The National Broadcasting and Digital Standards Authority asked news channel Times Now to take down a debate show that called activist Teesta Setalvad 'Modi baiter'. The show used her speech at the Shaheen Bagh protest against the CAA and portrayed a 'particular narrative'. The news regulator noted that Teesta did not make any statements against PM Modi. The show aired in February 2020 but is still available on Times Now's website and social media handles. The order said that the show lacks neutrality and accuracy.
West Bengal’s Jhargram is prone to drought and they can grow one crop, paddy, during the monsoon. The tribal inhabitants spend the rest of the year foraging food and hunting animals. One among them, Liabati Mahata has changed things for the better. She has helped the village with water conservation with structures, preserving groundwater, and irrigation management. They are now growing seasonal vegetables with clever use of water. The 31-year-old has founded a women’s self-help group to run things smoothly.
After watching his brothers go through a difficult childhood to earn a living for their family, Dr Subodh was naturally drawn to social causes. He started organising free medical camps for patients and specifically treating newborn babies. His initiative, Gyan Singh Memorial hospital, has already performed free surgery for 37,000 children. Many children have gotten rid of their cleft lips at an early age due to his help. Several doctors across India have been inspired by him and set up their initiatives.
Sukanya Bhataacharya turned entrepreneur due to an urge to revive the dying handloom and textile traditions. She founded Prathaa – a slow fashion, handloom-based, sustainable and environmentally conscious brand five years ago. She says India has a rich heritage and the next generation does not seem to be interested in carrying it to the future due to low remuneration. Sukanya has managed to provide a 5% YOY increase to artisans' income. The core vision of Prathaa is to ensure sustainable livelihood for artisans.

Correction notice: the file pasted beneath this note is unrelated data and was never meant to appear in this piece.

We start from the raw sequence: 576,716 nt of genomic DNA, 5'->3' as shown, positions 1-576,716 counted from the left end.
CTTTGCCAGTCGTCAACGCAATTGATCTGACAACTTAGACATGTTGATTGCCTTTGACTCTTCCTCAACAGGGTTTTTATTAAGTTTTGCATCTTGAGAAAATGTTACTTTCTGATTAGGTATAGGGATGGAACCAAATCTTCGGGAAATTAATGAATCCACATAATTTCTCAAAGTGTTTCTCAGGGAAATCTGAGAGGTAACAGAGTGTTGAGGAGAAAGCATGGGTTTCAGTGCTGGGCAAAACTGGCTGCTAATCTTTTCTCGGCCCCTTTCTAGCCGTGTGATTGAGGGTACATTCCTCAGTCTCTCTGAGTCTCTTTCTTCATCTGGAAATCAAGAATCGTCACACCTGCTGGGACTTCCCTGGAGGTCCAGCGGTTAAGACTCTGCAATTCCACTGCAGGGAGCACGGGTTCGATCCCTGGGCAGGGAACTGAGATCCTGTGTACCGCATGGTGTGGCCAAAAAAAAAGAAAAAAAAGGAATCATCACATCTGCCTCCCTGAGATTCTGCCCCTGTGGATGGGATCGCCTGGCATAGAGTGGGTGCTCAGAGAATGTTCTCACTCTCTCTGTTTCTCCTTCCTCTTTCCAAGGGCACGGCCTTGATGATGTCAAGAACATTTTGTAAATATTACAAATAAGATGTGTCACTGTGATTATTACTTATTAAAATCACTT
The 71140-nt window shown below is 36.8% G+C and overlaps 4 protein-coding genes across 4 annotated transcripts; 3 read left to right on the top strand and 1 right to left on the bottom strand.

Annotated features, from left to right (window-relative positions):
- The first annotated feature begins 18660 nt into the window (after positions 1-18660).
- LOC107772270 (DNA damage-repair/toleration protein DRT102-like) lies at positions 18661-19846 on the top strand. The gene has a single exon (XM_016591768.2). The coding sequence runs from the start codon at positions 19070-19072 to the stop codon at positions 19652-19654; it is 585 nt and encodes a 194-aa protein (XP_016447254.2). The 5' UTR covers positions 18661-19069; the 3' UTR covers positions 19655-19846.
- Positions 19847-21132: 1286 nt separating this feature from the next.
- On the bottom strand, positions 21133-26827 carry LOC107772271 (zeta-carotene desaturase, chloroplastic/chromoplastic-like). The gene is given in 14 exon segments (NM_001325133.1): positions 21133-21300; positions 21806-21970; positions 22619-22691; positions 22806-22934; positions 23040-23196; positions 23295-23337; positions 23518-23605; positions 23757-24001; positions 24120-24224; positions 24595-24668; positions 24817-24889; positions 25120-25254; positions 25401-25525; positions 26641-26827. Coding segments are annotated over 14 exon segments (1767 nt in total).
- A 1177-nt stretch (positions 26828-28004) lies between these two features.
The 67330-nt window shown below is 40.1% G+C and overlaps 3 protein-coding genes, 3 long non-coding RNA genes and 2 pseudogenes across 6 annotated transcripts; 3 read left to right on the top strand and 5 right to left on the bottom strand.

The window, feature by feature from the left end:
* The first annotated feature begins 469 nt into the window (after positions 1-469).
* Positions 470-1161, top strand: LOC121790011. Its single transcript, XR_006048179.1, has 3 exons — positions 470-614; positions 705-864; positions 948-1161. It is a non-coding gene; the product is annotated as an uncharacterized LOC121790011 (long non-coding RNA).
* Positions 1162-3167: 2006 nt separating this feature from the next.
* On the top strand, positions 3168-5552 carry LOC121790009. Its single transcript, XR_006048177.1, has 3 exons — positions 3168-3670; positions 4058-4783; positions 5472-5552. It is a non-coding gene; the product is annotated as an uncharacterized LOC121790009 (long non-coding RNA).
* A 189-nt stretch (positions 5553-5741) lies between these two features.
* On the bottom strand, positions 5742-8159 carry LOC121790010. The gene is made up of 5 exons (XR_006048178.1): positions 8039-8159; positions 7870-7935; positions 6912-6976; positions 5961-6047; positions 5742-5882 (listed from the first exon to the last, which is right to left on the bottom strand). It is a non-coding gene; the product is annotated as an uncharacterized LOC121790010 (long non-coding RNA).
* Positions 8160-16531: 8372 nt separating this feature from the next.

Any unsolicited opinion about a person's body is body shaming. It ranges from fatphobia to skinny shaming, all of which are commonly perpetrated as "asking about your well-being" in Indian society. 59% of girls and 29% of boys in classes 9-12 are trying to lose weight when they are simply going through a period of hormone changes. There is little awareness about body shaming that a lot of times, it crosses over to bullying. All of this pushes people towards low self-esteem and eating disorders.
Navigating through Indian society is not an easy feat for a disabled person. However, some wonderful women have gone the extra mile by running their own businesses. These women have succeeded in the entrepreneurial ecosystem by introducing innovative concepts for common folks, creating awareness about disabilities, and transforming lives for those in disadvantaged sectors. Some of these remarkable women entrepreneurs are Nidhi Goyal (Rising Flame), Vidya Y (Vision Empower), and Remya Raj (DAAD).